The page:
A plaque remaining from the Big Apple Night Club at West 135th Street and Seventh Avenue in Harlem.

Above, a 1934 plaque from the Big Apple Night Club at West 135th Street and Seventh Avenue in Harlem. Discarded as trash in 2006.

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Thai Iced Tea (Cha Yen) (1/18)
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Lion’s Head Meatballs (1/17)
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Entry from January 18, 2019
Thai Iced Tea (Cha Yen)

Entry in progress—B.P.

Wikipedia: Thai tea
Thai tea, also known as Thai iced tea (Thai: ชาเย็น, RTGS: cha yen, [t͡ɕʰāː jēn] (About this soundlisten), lit. “cold tea"), is a Thai cold or hot drink made from tea, milk and sugar. It is popular in Southeast Asia and is served in many restaurants that serve Thai food.

The drink is made from strongly brewed Ceylon tea, or a locally grown landrace (traditional or semi-wild) version of Assam known as Bai Miang (ใบเมี่ยง).[citation needed] Other ingredients may include added orange blossom water, star anise, crushed tamarind seed or red and yellow food coloring, and sometimes other spices as well.

The tea is sweetened with sugar and condensed milk and served chilled. Evaporated milk, coconut milk or whole milk is poured over the tea and ice before serving to add taste and creamy appearance. Condensed milk and sugar may also be mixed with the tea before it is poured over ice and then topped with evaporated milk. In Thai restaurants, it is served in a tall glass, but when sold from street and market stalls in Thailand it may be poured over the crushed ice in a plastic bag or tall plastic cups.

8 May 1980, Women’s Wear Daily (New York, NY), “Eye” by Dale Kern, pg. 6, col. 1:
But the guests had to wind their way (...) to dine on stuffed squab, meek-rob (a Thai noodle dish), Thai iced tea and chocolate strawberries.

Google Books
Thai Home-Cooking from Kamolmal’s Kitchen
By William R. Crawford and Kamolmal Pootaraksa
New York, NY: Plume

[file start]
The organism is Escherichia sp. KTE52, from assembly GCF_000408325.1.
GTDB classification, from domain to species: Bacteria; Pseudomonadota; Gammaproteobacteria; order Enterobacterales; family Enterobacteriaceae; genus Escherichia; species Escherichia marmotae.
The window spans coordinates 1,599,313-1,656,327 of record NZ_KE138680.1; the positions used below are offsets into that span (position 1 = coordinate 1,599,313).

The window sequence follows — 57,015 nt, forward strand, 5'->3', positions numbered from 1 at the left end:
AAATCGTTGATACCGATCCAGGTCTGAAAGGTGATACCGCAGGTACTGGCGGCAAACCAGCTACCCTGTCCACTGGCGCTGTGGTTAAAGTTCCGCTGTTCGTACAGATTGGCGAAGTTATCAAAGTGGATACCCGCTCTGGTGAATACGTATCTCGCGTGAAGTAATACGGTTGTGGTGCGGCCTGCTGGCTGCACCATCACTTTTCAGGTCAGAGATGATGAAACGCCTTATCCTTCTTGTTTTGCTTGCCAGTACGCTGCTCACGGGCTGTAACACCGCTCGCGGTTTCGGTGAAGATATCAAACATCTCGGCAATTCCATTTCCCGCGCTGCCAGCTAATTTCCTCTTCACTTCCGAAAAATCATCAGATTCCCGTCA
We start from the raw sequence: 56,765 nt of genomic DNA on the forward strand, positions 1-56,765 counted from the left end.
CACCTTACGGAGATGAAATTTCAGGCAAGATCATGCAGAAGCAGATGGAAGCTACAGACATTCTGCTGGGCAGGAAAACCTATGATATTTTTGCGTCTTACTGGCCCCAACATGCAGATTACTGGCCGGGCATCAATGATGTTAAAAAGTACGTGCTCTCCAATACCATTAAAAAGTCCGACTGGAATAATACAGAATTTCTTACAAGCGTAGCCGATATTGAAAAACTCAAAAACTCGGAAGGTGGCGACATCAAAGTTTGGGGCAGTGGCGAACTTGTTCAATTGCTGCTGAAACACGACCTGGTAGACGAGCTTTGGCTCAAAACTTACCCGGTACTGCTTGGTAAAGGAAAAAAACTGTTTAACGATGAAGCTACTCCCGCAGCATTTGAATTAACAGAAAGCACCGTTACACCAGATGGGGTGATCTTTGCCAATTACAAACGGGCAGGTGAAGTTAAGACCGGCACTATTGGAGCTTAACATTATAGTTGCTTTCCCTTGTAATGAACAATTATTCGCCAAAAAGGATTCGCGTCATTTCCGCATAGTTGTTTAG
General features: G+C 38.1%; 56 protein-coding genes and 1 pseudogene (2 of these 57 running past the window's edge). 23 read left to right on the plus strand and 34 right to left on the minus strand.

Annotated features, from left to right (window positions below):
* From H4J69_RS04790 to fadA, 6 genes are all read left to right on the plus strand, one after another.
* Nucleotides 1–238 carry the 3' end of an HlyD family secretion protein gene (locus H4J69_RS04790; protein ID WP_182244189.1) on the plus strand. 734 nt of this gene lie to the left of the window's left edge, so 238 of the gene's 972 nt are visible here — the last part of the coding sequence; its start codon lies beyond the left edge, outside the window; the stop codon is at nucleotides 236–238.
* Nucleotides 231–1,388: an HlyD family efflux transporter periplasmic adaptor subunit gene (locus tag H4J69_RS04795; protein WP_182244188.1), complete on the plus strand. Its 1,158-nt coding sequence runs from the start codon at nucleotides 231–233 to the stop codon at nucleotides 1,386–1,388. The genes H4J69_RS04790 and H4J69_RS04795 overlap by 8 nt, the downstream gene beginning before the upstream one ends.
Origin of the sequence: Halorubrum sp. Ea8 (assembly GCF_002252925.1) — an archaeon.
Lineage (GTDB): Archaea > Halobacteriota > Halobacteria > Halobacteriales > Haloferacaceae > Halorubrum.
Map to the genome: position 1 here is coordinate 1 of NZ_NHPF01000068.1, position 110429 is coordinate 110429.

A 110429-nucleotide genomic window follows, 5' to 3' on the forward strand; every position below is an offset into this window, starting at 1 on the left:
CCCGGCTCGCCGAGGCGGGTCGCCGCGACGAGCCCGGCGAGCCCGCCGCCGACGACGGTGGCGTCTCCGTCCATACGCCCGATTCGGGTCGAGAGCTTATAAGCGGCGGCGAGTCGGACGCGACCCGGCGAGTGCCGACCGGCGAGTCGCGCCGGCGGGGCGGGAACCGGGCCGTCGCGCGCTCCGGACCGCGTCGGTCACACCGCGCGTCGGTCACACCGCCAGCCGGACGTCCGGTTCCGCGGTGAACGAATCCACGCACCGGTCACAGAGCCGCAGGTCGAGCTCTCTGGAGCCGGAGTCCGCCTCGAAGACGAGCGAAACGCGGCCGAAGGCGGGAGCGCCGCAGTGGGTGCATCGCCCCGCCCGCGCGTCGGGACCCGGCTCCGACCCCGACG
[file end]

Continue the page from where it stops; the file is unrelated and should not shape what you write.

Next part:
1986, ©1985
Pg. 279:
Thai Iced Tea CHA YEN
Thai iced tea is a very sweet, milky drink to which some people are absolutely addicted. It is one of those foods that you either like a great deal or don’t care for at all. Please use only Thai tea, because it blends with the two types of milk much better than any other kind. Standard tea will, to put it simply, create a disaster.

Google Books
Real Thai:
The Best of Thailand’s Regional Cooking

By Nancie McDermott
San Francisco, CA: Chronicle Books
Pg. 74:
Thai Iced Tea
In America’s Thai restaurants, this cool, sweet treat converts many a timid first-timer to a Thai food fanatic on the spot. Cha yen, or “cold tea,” is made from a special Thai blend of chopped black tea leaves flavored and perfumed with star anise, cinnamon, vanilla, and other sweet spices. A little food coloring gives it its signature terra-cotta hue.

Authentic Thai iced tea recipe (cha yen ชาเย็น) - street food style
Mark Wiens
Published on May 22, 2014
You’re going to love this authentic Thai iced tea recipe (cha yen ชาเย็น), it’s easy to make and always refreshing. Get the full recipe here: http://wp.me/p4a4F7-2kh

Food & Wine
All The Things You Really Should Know About Thai Iced Tea
Starting with the fact that it’s not very Thai.

PRIYA KRISHNA April 06, 2017
Tea is a relatively new phenomenon in Thailand, brought in by the Chinese in the 1980s to supplant opium as a cash crop and thereby curb drug trafficking. It’s unclear, exactly, when Thai tea (known in Thailand as Cha Yen)—a mixture of black tea, condensed milk, and sometimes ice—was invented, though many suspect it was a lingering influence from Field Marshal Pibul Songkram, a Thai leader with a penchant for western culture (hence the ice and milk). The tea became a staple of Thai street food culture, sometimes spiced with star anise and orange blossom water, but more often than not, served without any additional flavorings.

Posted by Barry Popik
New York CityFood/Drink • Friday, January 18, 2019 • Permalink

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